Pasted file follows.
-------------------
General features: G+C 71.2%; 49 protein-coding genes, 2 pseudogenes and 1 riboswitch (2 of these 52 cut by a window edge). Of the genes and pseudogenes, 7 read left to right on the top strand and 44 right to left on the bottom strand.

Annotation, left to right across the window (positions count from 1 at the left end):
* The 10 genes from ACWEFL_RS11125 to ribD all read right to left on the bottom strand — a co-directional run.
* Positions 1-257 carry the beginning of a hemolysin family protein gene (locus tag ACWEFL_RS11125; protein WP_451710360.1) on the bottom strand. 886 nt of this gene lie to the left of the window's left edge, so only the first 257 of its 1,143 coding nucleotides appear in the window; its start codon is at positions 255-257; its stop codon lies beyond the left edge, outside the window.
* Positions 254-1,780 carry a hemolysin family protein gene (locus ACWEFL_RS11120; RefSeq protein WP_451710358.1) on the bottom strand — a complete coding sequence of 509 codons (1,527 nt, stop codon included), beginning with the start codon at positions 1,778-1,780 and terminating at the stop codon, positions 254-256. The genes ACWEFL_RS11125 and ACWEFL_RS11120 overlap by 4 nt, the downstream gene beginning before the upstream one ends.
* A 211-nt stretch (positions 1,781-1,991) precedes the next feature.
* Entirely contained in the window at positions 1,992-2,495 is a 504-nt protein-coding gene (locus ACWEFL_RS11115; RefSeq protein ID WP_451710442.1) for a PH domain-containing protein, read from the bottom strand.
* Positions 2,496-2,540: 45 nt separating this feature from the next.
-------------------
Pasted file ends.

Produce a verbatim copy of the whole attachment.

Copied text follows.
General features: G+C 71.2%; 49 protein-coding genes, 2 pseudogenes and 1 riboswitch (2 of these 52 cut by a window edge). Of the genes and pseudogenes, 7 read left to right on the top strand and 44 right to left on the bottom strand.

Annotation, left to right across the window (positions count from 1 at the left end):
* The 10 genes from ACWEFL_RS11125 to ribD all read right to left on the bottom strand — a co-directional run.
* Positions 1-257 carry the beginning of a hemolysin family protein gene (locus tag ACWEFL_RS11125; protein WP_451710360.1) on the bottom strand. 886 nt of this gene lie to the left of the window's left edge, so only the first 257 of its 1,143 coding nucleotides appear in the window; its start codon is at positions 255-257; its stop codon lies beyond the left edge, outside the window.
* Positions 254-1,780 carry a hemolysin family protein gene (locus ACWEFL_RS11120; RefSeq protein WP_451710358.1) on the bottom strand — a complete coding sequence of 509 codons (1,527 nt, stop codon included), beginning with the start codon at positions 1,778-1,780 and terminating at the stop codon, positions 254-256. The genes ACWEFL_RS11125 and ACWEFL_RS11120 overlap by 4 nt, the downstream gene beginning before the upstream one ends.
* A 211-nt stretch (positions 1,781-1,991) precedes the next feature.
* Entirely contained in the window at positions 1,992-2,495 is a 504-nt protein-coding gene (locus ACWEFL_RS11115; RefSeq protein ID WP_451710442.1) for a PH domain-containing protein, read from the bottom strand.
* Positions 2,496-2,540: 45 nt separating this feature from the next.